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Notre-Dame's power to unify showing cracks over rebuild plan
Even amid prayers for the charred cathedral and a wave of huge donations for its restoration, many want to know why there's so much money for a structure and so little for France's needy

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Saturday, April 20, 2019 – Page A3

As people across Paris prepare for Easter celebrations without Notre-Dame Cathedral, many are feeling hopeful that their national symbol will rise again, but there's also growing trepidation about who will shape its renewal.

The charred hulk of the 850-year-old iconic landmark remains cut off from worshippers as investigators continue to assess how last Monday's fire started and who, if anyone, is to blame. Most of the cathedral's Holy Week services have been moved to the nearby Saint-Sulpice Basilica, which has been overflowing with adherents eager to share in the collective grief at the near-loss of Notre-Dame and determined to see it resurrected.

"Notre-Dame is our heart, for Christians and for everyone," said Alexandra Fourrier as she stood with hundreds of people in a square outside Saint-Sulpice to watch a mass on a giant television screen. "We have to pray for Notre-Dame."

But even as the prayers and hymns for the cathedral continue to ring out across the city, an unease is building over the future of the church and the role wealthy families and big corporations are playing in its destiny.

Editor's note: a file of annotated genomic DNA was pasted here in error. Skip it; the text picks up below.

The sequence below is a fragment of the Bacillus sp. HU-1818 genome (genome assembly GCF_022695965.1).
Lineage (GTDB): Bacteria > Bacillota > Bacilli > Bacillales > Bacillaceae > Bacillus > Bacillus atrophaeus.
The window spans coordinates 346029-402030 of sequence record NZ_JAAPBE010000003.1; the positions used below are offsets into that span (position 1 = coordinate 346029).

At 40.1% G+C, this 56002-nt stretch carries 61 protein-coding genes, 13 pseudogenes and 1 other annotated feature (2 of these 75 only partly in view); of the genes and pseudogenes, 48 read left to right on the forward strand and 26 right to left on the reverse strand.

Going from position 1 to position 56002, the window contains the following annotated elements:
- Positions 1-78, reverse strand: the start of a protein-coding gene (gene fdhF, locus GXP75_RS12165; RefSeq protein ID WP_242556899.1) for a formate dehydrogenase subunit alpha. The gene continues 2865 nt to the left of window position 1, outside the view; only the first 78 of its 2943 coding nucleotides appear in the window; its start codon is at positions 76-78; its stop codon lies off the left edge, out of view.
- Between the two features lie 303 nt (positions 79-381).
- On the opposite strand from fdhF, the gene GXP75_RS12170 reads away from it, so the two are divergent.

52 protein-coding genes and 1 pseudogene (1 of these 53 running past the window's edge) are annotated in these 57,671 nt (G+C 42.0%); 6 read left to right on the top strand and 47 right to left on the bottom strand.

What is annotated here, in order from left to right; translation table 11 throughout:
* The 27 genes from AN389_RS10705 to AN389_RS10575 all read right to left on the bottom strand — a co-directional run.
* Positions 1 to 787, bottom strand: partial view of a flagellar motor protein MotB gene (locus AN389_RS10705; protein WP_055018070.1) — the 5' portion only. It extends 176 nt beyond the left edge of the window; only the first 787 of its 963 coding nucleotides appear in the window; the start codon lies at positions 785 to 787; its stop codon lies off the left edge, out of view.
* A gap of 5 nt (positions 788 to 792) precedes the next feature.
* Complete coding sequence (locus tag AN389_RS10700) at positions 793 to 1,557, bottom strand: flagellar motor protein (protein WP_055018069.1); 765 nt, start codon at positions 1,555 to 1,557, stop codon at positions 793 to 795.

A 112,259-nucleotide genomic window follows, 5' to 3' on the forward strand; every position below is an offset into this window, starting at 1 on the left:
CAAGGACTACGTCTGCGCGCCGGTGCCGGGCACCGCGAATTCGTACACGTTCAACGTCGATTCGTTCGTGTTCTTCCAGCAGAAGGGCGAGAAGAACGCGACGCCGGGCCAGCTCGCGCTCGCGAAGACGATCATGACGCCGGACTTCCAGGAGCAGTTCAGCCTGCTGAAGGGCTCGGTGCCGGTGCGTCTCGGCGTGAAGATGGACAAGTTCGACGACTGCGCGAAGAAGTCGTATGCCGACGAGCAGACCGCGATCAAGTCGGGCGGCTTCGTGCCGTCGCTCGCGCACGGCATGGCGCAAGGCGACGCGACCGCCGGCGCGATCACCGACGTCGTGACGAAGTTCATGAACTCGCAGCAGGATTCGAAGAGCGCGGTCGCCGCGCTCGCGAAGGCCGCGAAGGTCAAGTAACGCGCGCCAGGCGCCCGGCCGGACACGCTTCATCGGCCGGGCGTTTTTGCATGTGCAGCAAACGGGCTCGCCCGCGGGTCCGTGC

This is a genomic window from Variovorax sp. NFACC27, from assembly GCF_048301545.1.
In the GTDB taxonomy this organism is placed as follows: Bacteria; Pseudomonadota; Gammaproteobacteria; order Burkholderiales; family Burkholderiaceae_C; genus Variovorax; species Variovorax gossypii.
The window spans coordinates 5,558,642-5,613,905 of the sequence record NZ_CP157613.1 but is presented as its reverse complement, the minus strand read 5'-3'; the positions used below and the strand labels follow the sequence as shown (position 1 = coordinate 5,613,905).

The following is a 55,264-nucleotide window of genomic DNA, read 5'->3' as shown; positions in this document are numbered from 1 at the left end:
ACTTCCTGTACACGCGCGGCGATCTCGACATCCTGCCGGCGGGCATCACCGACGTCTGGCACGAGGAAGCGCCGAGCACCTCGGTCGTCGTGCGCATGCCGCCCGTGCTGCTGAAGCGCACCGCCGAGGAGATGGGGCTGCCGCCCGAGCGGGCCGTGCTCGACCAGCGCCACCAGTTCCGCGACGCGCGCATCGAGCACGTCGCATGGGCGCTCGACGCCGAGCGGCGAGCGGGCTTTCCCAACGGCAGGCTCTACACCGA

So far, roughly 1-billion ($1.5-billion) has been donated to restore Notre-Dame, with most of the money coming from France's wealthiest families, who own such luxury brands as Gucci, Louis Vuitton, Christian Dior and Yves Saint Laurent. Other donations have poured in from Apple Inc., energy giant Total SA and Walt Disney Co., which made a feel-good cartoon version of The Hunchback of Notre-Dame in 1996. The exorbitant donations have struck a nerve in a country where a fierce debate over inequality has been raging for months and fuelling the yellow-vest protests.

People such as Manuel Domergue find it hard to swallow. He works for a charity called the Abbé-Pierre Foundation, which helps thousands of homeless people across the country and struggles every year to raise the 40-million it needs to survive.

"We have to ask the question; it's strange to find so much money in just a few days while at the same time French generosity for charities is decreasing," he said from his office on the outer fringes of Paris, far from the cathedral and the glare of the global media that has descended to cover the fire.